Updated: Nov 21
Finite Element Analysis (FEA) is an invaluable resource for engineers and researchers aiming to understand complex systems. While material properties lay the foundation for an accurate FEA model, properties that combine materials with geometric data are equally pivotal. Manually defining these properties can be a tedious and error-prone task. But what if we could automate this process, ensuring precision and consistency every time? With FEMAP's API and VBScript, this becomes a reality. In this guide, we will embark on a journey to harness the power of automation, not just to simplify our modeling process, but to transform it. By integrating automation, you can manage multiple projects effortlessly, mitigate human errors, save valuable time, and establish a uniform modeling approach across various projects. So, are you ready to elevate your FEA modeling prowess? Let's dive deep and unravel the magic of property automation!
To have the script file ( .BAS) used in this guide click here
Difficulty Level: Beginner
Basic knowledge of FEMAP.
Familiarity with VBScript.
1. Setting Up the FEMAP API Coding Environment:
1.1 Accessing the API Programming Window:
From the main menu, select Tools >Programming > API Programming.
This will open the API programming window where you can input your VBScript.
1.2 Recognizing the Initial API Code Lines:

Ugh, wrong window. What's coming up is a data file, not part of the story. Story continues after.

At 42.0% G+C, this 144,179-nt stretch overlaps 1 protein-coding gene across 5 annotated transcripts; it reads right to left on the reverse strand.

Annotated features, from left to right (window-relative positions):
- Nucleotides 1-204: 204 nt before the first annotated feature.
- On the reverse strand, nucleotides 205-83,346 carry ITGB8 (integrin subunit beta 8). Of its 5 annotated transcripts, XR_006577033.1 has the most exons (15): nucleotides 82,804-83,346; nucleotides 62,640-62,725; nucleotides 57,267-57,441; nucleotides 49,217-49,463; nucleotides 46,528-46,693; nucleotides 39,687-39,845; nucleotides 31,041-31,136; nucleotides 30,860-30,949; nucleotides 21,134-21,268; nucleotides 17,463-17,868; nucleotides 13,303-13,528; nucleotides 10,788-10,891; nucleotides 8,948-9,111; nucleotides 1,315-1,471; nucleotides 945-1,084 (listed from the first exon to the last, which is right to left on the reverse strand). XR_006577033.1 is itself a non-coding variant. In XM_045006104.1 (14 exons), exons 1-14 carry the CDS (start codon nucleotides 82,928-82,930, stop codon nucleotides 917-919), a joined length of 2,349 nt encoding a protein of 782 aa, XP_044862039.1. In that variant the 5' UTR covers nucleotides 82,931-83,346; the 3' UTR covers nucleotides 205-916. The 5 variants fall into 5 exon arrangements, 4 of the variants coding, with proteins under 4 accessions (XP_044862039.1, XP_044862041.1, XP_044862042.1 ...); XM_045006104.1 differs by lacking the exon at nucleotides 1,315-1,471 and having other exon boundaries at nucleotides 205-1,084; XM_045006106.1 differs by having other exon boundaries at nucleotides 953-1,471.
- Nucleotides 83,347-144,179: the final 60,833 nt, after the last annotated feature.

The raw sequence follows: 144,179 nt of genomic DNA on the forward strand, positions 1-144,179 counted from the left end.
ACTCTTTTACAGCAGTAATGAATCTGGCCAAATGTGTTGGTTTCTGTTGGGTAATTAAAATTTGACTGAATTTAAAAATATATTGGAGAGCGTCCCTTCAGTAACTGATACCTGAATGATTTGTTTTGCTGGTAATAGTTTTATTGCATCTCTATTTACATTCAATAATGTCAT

When you open the API Programming window, you'll notice two lines of code already present:
Dim App As femap.model: This line declares a variable named "App" as an instance of the FEMAP model. In simpler terms, it's setting up a reference that our script will use to communicate and interact with the FEMAP model environment.
Set App = feFemap(): With this line, our previously declared "App" variable is initialized or linked directly to the active FEMAP session. The feFemap() function is FEMAP's way of saying, "Hey, I want to connect to the current FEMAP model."
This connection is crucial, as it allows the subsequent script commands to create or modify data within the FEMAP environment.
2. Defining the Materials that will be used by the properties with API:
Materials are the backbone of your analysis. To dive into details about Material creation refer to our previous tutorial on how to Automation Material definition here
(You can similarly define other materials using the above format.)
3. Building the Composite Layer:
If you're dealing with composites, defining laminate properties becomes essential.To dive into details about Layup creation refer to our previous tutorial on how to Automation layup definition here
4. Defining Properties:
In FEMAP, properties combine material characteristics with geometry data to define how elements will behave in response to loads. The property will refer to a specific material (or layup for composite materials) and will also contain geometric information pertinent to the element type, such as thickness for plates or area for rods.
Prop.title: This sets the name of the property.
Prop.type: This defines the type of property, in this case, a rod.